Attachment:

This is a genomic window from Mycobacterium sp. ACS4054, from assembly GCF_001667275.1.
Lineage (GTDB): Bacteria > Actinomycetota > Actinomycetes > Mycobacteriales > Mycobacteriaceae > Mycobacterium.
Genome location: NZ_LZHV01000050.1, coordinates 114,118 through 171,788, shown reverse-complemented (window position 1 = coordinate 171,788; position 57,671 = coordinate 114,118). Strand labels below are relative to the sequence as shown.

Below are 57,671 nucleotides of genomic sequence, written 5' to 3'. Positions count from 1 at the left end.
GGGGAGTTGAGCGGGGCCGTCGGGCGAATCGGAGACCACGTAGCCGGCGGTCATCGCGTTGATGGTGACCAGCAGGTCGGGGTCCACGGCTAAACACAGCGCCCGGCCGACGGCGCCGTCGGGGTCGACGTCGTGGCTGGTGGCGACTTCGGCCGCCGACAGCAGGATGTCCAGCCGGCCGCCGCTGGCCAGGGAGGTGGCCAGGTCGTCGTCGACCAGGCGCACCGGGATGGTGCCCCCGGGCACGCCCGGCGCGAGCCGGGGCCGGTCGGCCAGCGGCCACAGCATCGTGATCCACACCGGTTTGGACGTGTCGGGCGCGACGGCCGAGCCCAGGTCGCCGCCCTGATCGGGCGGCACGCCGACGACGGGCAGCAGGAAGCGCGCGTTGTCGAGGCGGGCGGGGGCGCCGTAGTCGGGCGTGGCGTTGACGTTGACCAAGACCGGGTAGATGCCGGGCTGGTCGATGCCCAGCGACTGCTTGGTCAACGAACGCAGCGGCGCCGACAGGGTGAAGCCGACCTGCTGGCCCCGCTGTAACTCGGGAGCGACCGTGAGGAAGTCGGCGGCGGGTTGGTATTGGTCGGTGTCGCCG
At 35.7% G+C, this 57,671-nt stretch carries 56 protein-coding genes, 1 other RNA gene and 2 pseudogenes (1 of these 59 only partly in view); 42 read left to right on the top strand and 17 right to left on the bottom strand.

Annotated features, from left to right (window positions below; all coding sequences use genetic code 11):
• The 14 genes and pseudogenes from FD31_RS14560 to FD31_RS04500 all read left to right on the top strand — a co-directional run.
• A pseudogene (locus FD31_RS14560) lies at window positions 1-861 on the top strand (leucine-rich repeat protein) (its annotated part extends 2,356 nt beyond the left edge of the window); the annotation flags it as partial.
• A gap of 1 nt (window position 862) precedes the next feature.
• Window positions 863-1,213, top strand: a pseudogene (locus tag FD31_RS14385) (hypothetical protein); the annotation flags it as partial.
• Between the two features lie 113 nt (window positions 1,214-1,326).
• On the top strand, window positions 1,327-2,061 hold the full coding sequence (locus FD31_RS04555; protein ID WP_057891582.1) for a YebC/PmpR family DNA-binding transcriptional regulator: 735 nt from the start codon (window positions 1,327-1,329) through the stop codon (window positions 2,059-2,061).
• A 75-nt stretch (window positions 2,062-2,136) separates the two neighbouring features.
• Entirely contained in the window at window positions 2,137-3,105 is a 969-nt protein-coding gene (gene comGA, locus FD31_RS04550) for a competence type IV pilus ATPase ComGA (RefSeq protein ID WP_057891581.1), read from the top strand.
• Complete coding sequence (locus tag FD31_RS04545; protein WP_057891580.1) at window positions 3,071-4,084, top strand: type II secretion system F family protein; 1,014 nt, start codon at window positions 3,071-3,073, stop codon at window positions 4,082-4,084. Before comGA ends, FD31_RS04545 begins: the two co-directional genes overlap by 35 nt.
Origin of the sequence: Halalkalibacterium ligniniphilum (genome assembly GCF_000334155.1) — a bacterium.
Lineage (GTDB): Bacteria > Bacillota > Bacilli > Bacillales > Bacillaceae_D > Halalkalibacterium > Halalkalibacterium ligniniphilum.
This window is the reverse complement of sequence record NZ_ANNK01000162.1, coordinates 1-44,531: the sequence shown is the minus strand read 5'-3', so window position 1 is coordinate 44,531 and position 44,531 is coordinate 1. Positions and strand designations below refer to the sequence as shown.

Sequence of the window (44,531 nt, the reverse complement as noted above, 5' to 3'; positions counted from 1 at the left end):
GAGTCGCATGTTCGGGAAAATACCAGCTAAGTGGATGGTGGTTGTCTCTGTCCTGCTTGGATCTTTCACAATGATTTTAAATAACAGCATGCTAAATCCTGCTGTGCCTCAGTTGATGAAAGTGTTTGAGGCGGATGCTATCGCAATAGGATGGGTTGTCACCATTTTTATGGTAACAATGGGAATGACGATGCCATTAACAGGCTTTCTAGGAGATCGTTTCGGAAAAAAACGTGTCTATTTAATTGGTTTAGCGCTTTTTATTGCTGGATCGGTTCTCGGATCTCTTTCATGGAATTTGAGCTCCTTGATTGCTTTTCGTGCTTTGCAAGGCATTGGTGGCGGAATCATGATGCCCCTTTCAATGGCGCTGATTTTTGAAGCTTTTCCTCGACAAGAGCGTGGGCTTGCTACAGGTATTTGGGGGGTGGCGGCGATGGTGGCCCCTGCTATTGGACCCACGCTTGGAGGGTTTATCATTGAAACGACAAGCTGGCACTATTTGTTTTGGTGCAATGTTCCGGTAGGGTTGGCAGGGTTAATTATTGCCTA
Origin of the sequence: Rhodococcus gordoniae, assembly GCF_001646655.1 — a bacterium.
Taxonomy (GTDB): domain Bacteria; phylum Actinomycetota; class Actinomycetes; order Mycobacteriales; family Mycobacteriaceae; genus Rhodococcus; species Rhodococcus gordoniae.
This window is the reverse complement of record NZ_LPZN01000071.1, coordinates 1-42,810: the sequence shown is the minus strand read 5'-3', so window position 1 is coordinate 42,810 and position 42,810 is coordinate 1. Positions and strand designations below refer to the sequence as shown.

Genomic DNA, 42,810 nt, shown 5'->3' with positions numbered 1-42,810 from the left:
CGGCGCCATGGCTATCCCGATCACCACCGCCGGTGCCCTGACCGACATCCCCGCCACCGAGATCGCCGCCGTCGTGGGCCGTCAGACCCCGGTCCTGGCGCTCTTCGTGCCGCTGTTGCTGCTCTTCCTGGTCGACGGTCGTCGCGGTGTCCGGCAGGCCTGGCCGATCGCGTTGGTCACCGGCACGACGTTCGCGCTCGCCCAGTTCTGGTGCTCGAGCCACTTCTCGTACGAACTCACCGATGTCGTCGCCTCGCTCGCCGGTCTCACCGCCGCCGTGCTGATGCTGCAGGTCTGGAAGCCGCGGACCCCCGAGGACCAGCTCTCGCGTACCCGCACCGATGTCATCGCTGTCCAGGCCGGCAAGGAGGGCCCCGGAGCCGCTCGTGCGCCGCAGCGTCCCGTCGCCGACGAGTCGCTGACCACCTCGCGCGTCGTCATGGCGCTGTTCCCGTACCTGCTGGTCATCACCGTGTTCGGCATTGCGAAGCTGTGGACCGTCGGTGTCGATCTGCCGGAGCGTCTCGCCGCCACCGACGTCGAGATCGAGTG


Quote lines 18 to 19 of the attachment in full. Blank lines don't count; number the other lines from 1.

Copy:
Lineage (GTDB): Bacteria > Bacillota > Bacilli > Bacillales > Bacillaceae_D > Halalkalibacterium > Halalkalibacterium ligniniphilum.
This window is the reverse complement of sequence record NZ_ANNK01000162.1, coordinates 1-44,531: the sequence shown is the minus strand read 5'-3', so window position 1 is coordinate 44,531 and position 44,531 is coordinate 1. Positions and strand designations below refer to the sequence as shown.